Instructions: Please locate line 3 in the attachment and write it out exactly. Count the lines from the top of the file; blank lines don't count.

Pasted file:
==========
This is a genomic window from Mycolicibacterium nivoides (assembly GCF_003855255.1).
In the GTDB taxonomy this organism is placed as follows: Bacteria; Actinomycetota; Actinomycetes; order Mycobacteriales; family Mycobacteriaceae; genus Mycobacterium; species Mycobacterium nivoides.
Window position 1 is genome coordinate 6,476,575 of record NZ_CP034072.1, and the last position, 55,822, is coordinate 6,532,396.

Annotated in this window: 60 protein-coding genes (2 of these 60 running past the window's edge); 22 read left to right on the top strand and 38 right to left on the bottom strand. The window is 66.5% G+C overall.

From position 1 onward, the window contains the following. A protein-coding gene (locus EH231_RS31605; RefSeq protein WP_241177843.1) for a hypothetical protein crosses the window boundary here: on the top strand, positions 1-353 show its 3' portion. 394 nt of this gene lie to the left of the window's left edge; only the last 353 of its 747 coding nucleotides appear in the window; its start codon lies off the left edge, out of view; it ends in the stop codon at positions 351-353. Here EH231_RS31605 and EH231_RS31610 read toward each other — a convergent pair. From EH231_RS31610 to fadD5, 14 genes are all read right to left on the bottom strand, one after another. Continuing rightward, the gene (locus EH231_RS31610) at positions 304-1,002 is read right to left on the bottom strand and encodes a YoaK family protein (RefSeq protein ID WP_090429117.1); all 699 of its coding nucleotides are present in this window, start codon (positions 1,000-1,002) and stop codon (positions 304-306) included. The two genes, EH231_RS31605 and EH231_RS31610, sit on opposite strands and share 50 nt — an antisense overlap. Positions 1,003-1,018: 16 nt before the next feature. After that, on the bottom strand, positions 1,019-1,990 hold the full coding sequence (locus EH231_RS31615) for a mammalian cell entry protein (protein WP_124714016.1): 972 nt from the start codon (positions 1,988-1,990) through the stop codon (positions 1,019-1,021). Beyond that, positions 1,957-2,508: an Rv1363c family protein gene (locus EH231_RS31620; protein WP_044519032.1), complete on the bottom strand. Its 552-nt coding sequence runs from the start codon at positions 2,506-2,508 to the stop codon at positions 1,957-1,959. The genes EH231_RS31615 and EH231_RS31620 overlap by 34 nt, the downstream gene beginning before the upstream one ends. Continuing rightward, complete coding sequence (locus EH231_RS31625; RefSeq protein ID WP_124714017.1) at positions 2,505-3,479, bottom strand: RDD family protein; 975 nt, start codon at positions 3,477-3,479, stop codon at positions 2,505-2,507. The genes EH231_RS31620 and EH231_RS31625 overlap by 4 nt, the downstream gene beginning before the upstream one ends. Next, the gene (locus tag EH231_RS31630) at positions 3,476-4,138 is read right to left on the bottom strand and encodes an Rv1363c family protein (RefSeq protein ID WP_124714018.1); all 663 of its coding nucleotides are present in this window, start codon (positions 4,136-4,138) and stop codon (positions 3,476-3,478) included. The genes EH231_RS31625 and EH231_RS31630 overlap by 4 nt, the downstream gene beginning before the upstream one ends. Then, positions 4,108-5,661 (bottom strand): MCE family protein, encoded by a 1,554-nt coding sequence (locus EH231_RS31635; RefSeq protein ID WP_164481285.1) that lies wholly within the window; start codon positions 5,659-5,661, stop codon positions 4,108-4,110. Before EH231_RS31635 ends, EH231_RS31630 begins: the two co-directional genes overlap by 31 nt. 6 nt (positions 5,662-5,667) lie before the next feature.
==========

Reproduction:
Window position 1 is genome coordinate 6,476,575 of record NZ_CP034072.1, and the last position, 55,822, is coordinate 6,532,396.